The train to Troon, like the Firth of Forth, is more fun to say than to see. But that's a principal attraction of Scotland: With its firths and Forths and heaths and Perths, it makes everyone sound like Daffy Duck. Indeed, even before he hits the Glenlivet, the average American golf tourist finds himself fuzzy-tongued, boasting in some pub to Keith from Leith, "I'm thtarting to thwing like Tham Thnead."
Thtill—still—Scotland is more than the sum of its twin inventions: golf and Scotch. You just wouldn't know it while spending a week at the British Open at Royal Troon, where a couple was discovered late Friday afternoon in flagrante delicto in the fescue. To the golf-and-Scotch-addled witness, the scene demonstrated once again the enormous difficulty of getting up-and-down in the rough at Troon—and, at the same time, called to mind one of David Letterman's Top 10 Punch Lines to Scottish Dirty Jokes ("Number 1: She's in the distillery, making Johnnie Walker red").
But the rest of the week was less T&A than R&A. Which isn't to say that everything comes back to golf and Scotch at the Open. It is, just as often, about golf and beer. The on-course tented pub at Troon was called, brilliantly, the Open Arms. And all week long at the Open Arms there flowed a constant tide of lager—a firth of froth. So, after firing a 68 on Friday, Briton Barry Lane came off the course with a new fan club. "A couple of guys had had a few beers and were singing ' Barry Lane' on the way 'round," recalled Lane, his ears still ringing with the refrain: Barry Lane is in my ears and in my eyes/There, beneath the blue suburban skies....
Except that the skies were anything but blue that day. "It was raining sideways," noted Phil Mickelson, and when a BBC radio reporter boasted that his own socks were "weather-repellent," the phrase served, when repunctuated, as an eternal forecast for the Open: "Weather: repellent."
And it isn't just the weather that's uniquely British. Some Troon members coughed out their dental plates at the sight of Ian Poulter in Union Jack slacks and claimed that a man so brazenly attired would never be admitted to the grounds on any other week of the year. To which Poulter replied, plaintively, "How can you fault a man for his pair of trousers?" He was pleading, in other words, for fashion tolerance. He sounded like Mahatma de la Renta.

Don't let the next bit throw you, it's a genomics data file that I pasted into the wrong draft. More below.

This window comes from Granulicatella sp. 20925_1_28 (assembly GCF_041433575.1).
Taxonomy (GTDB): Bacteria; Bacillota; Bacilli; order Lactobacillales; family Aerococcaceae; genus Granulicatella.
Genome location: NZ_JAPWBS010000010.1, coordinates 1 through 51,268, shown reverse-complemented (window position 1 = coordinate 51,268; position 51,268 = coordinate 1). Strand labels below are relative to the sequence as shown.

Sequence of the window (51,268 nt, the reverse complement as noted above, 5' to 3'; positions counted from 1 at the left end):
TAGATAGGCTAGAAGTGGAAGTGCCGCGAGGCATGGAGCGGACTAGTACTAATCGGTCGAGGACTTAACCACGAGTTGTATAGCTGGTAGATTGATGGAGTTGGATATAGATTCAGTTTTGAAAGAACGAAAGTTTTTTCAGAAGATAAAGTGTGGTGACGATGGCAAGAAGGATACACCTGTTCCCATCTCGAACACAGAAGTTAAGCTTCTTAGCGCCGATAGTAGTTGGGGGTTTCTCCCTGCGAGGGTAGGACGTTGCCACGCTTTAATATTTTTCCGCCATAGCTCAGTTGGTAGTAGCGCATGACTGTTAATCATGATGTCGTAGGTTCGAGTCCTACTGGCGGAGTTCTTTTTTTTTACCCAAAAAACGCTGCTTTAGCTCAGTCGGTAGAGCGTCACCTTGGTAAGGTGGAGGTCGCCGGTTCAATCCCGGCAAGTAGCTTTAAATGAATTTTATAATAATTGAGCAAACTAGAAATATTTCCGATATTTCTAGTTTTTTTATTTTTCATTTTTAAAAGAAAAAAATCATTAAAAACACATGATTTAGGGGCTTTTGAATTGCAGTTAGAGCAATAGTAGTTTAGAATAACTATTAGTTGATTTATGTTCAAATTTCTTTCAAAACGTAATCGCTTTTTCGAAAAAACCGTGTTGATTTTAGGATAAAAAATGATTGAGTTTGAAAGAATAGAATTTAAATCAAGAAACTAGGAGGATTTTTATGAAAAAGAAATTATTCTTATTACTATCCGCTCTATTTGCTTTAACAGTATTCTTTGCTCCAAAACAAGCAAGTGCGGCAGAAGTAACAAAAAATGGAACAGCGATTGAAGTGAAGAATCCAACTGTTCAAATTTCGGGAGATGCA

Then again, the Scots are not exactly in the fashion avant-garde. Glasgow's official tourism slogan, posted on placards at Troon, is GLASGOW: SCOTLAND WITH STYLE, which, if you think about it, says more about Scotland than it does about Glasgow.
And yet on Sunday, by way of penance, Poulter was fartin' through tartan, relieved to have shot a 72 in his Scotch-plaid plus-fours. "The last thing you wanna do," he said, "is post an 80 wearin' tartan troozahs."
Yanks and Brits are, as George Bernard Shaw observed, divided by a common language. It's not true that all visitors to Scotland inevitably sound like Daffy Duck. In fact, while watching Bob Tway, near the River Tay, in the land of tweed, you sometimes speak like Tweety Bird. This makes it a challenge to say "the train at Troon," which famously screams past the 11th tee box, while 747s take off from adjacent Prestwick International Airport, while the surf from the Firth of Clyde relentlessly pounds the beach that borders the course. In the middle of this cacophony, a lone ranger holds a stick that futilely whispers QUIET PLEASE. Inexpressibly poignant in his optimism, the ranger evokes that student standing before the tank at Tiananmen Square.
All of which makes the Open more fun than a barrel of Montys. Troon member Colin Montgomerie, as gray and brooding as the Scottish sky, was asked if playing in the British Open is as much fun as it looks.
"No," he replied. "Not at all. And anyone who says this is fun is joking.... This is a job. And a horrible one." As ever with Monty, you got the impression that he was partly putting you on—like that tent in the food court at Royal Troon that identified its fare as THE BEST OF BRITISH FOOD.